January 21 1997
Mr. Justice Irwin Lampert of New Brunswick's Provincial Court finds Halifax performance artist Christopher Yorke guilty of committing an indecent act, after a show at Owens Art Gallery at Mt. Allison University in November 1995. The 15-minute performance, dealing with mating rituals, included simulated oral sex as well as poetry reading, guitar playing etc. Yorke is sentenced to 100 hours of community service.

February 1997
During Freedom to Read Week, an unknown number of parents ask teachers at St. Peter's Separate School in Cornwall Ontario to review Mystery at Lake Placid, a peewee hockey novel for teenagers by Roy MacGregor. The objectionable paragraph: "Nish, the team pervert, giggling that two of the rounded hills in the distance looked like boobs...Nish was so crazy he once said that the face-off circles reminded him of two big boobs in front of the net."

Meanwhile, The Maritime Film Commission Board bans Bastard out of Carolina, Anjelica Huston's acclaimed made-for-pay-tv movie about child abuse. The ban applies to theatrical and video release in Nova Scotia, New Brunswick and Prince Edward Island. The film is based on Dorothy Allison's best-selling autobiographical novel and is rated R in Ontario.

And the Foxfire duo in Milton appeal to Heritage Minister Sheila Copps to support their cause, notwithstanding the fact that education is a provincial responsibility, because the book supposedly imports American cultural values.

May 1997
Based on a complaint from a caller to an open-line radio show in February, Winnipeg police order the Winnipeg Public Library to remove Women on Top: How Real Life Has Changed Women's Sexual Fantasies, by Nancy Friday, or face criminal charges if it remains. The book has been in the collection since it was published by Simon & Schuster in 1991, and was a Canadian best-seller in 1993.

Winnipeg police also notify other Canadian police departments that a crown opinion considers the book to contravene Criminal Code sections dealing with obscenity and child pornography. Vancouver RCMP in turn forward the Winnipeg memo to all B.C. police detachments. As a result, police enter three B.C. libraries asking staff to remove the book. In Merritt, the mounties claim to have a court order to seize the book, but won't produce it, so the director advises staff not to comply.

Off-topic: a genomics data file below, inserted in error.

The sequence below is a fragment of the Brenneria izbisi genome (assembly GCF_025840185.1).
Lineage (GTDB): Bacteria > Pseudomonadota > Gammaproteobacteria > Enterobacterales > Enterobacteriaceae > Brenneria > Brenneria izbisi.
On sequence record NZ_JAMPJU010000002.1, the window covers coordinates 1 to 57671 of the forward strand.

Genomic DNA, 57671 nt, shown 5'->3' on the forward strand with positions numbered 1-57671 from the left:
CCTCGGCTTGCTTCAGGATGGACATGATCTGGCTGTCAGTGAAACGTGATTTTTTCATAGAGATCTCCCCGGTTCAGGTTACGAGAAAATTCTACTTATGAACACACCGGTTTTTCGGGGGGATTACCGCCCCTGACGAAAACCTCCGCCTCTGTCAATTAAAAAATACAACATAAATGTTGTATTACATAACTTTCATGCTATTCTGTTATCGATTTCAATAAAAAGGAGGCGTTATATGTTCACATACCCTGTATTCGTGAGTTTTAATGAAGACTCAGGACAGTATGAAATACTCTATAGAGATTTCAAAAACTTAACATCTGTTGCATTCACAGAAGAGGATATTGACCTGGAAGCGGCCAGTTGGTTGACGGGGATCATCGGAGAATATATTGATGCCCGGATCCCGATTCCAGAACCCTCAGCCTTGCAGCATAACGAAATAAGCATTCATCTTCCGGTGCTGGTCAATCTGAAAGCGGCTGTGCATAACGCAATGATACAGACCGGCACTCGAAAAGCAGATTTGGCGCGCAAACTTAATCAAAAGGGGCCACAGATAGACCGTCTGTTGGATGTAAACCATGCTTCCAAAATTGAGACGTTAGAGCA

After national press attention, the Manitoba Attorney General steps in and halts the harrassment in his province, declaring that the whole thing was a big mistake.

Meanwhile, in British Columbia, Doug Collins, whose columns for the obscure community newspaper North Shore News have drawn criticism for racist and homophobic content, is charged under the B.D. Human Rights Act after a complaint from the Canadian Jewish Congress. The B.C. Press Council intervenes in the case, hoping to get 1993 amendments to the Act struck down as unconstitutional. The amendments are much broader than hate provisions in the Criminal Code, set no limit for fines and do not provide for a defence for the accused.


censor Back to 1914-1994 and Part 1 of the chronicle.

censor More magazines and books that have been detained or banned by Canada Customs.

censor Be sure to read this wonderful speech by Parker Barss Donham...

censor and this equally wonderful speech, The Real Meaning of Free Speech in Cyberspace, by Jeffrey Shallit.

censor More censorship links.

This chronology was compiled by Sandra Bernstein on behalf of the Periodical Writers Association of Canada and the Book and Periodical Council, in collaboration with Electronic Frontier Canada. While she has tried to make it as accurate as possible, neither Sandra Bernstein nor any of these organizations is responsible for the consequences of any errors or omissions.

Updates to the Chronicle are temporarily on hold but will resume in spring 1998.

Last updated June 9, 1997

© Sandra Bernstein 1995, 1996, 1997